If you have no idea what the difference between Wi-Fi and mobile data is (eg, you're in this phone's target audience), it probably won't annoy you. You may even like it. If you're someone who demands dictatorial control over your device's connectivity settings, you'll want to throw it against a wall. I can think of various situations where mobile data can be preferable to Wi-Fi (public Wi-Fi, weak signal, 4G is available), and so I find the phone's insistence that I use Wi-Fi whenever humanly possible to be extremely intrusive. I've taken to just not saving any Wi-Fi networks on the Lucid at all to avoid the problem in the first place.
Other beginner-friendly features include collapsible categories in the app drawer (fully customizable), though annoyingly there is no standard tile grid option. If you're Android-savvy, you'll know the way around this is to use a custom launcher, so no big deal there. The battery saver tool is also pretty handy, though I doubt many first-time smartphone users will ever delve into the settings menu for anything but their semi-annual ringtone change.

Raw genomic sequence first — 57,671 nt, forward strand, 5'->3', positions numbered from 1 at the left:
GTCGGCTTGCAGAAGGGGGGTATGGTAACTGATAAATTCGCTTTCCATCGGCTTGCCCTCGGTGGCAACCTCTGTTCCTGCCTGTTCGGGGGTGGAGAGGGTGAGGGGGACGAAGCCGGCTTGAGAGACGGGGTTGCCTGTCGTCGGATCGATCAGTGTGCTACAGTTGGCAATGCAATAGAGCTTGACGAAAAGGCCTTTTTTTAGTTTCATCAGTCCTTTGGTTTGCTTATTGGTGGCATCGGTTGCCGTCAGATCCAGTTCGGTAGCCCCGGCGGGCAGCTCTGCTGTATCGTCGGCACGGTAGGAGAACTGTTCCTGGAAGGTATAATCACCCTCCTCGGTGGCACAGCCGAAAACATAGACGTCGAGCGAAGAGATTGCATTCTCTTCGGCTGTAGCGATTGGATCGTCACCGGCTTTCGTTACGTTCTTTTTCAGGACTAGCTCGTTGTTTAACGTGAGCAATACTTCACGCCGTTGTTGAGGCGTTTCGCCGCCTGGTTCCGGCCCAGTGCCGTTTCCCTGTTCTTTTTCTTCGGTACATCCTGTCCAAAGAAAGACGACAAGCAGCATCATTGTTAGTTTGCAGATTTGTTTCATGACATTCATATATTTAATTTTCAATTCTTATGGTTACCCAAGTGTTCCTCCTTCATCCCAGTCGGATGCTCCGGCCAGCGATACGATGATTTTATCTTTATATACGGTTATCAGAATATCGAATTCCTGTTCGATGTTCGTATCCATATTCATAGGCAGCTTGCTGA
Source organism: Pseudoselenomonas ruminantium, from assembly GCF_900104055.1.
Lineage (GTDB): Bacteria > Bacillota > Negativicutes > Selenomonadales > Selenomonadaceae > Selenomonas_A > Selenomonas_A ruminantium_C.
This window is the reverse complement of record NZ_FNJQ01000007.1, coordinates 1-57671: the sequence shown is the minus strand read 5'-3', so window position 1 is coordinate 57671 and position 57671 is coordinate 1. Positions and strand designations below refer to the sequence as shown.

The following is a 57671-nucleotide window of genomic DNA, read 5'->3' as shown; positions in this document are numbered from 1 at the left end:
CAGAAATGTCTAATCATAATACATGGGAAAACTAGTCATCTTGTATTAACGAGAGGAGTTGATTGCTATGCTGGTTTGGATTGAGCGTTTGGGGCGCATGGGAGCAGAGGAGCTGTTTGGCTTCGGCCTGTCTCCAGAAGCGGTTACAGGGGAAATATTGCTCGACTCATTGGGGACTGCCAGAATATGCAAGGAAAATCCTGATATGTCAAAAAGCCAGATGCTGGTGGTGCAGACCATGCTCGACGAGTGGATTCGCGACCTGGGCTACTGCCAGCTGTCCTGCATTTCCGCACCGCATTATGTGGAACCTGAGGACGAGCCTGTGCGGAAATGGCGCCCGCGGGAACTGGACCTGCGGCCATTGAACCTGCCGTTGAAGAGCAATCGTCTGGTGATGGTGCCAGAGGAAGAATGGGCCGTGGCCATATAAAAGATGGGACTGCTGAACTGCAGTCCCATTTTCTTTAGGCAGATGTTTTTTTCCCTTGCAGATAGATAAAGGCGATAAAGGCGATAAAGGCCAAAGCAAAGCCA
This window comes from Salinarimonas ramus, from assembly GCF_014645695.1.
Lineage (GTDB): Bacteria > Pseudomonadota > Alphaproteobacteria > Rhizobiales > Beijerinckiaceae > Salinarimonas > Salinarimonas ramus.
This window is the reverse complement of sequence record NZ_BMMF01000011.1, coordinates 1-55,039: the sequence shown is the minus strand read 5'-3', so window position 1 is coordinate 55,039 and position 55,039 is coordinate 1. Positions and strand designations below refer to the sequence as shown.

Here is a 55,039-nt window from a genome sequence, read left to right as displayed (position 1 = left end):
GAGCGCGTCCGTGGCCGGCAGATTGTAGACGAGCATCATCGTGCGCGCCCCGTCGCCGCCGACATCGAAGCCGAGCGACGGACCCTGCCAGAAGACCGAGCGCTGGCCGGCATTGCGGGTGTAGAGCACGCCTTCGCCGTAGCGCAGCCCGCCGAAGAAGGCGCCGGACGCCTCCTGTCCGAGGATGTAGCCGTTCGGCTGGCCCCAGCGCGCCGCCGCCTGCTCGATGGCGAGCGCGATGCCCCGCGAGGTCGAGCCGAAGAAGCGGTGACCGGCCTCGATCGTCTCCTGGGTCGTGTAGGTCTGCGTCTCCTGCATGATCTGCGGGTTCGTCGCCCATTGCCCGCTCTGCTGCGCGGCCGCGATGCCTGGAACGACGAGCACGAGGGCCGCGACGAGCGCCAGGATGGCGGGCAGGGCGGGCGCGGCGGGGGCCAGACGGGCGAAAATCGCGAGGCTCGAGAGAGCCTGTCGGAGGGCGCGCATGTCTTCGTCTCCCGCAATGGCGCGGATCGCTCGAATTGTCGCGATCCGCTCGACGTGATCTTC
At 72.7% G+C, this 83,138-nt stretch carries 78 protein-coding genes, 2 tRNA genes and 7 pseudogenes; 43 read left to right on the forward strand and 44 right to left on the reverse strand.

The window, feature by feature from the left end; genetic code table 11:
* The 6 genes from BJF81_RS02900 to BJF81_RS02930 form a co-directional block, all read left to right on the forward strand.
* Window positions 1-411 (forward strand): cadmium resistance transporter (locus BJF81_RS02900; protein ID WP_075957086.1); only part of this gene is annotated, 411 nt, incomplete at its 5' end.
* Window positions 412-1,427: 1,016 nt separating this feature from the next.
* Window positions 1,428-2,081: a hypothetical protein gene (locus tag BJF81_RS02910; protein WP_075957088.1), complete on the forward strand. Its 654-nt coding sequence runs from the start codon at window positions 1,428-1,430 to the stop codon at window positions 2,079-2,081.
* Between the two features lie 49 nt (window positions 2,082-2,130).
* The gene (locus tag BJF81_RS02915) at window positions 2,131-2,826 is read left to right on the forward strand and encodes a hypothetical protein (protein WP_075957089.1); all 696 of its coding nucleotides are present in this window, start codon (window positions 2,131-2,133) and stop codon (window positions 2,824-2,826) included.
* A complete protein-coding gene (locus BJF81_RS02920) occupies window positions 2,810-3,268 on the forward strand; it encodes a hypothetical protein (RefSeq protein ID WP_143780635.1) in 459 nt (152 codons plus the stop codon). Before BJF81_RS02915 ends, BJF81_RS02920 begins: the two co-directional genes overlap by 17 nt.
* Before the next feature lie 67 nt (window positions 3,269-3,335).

Then, there's the issue of the version of Android. 2.3.6. Gingerbread generally elicits a guttural groan from the Android-faithful, and for good reason - Ice Cream Sandwich has been out now for a full 5 months. LG says an Android 4.0 Ice Cream Sandwich upgrade is in the pipeline, but given Verizon's less-than-speedy approach to software updates, who knows how many months it'll take before you'll actually see it. Still, it's coming, so you needn't worry about if, so much as when.
Display and Battery Life
Let's start with the display. It's gorgeous. It may only be 4 inches across, and it may be using WVGA resolution (480x800), but it's definitely the best display I've seen on a budget device. It also gets stupid bright (not quite Motorola PenTile LCD bright, but a lot better looking), and, well, you can look at the photos.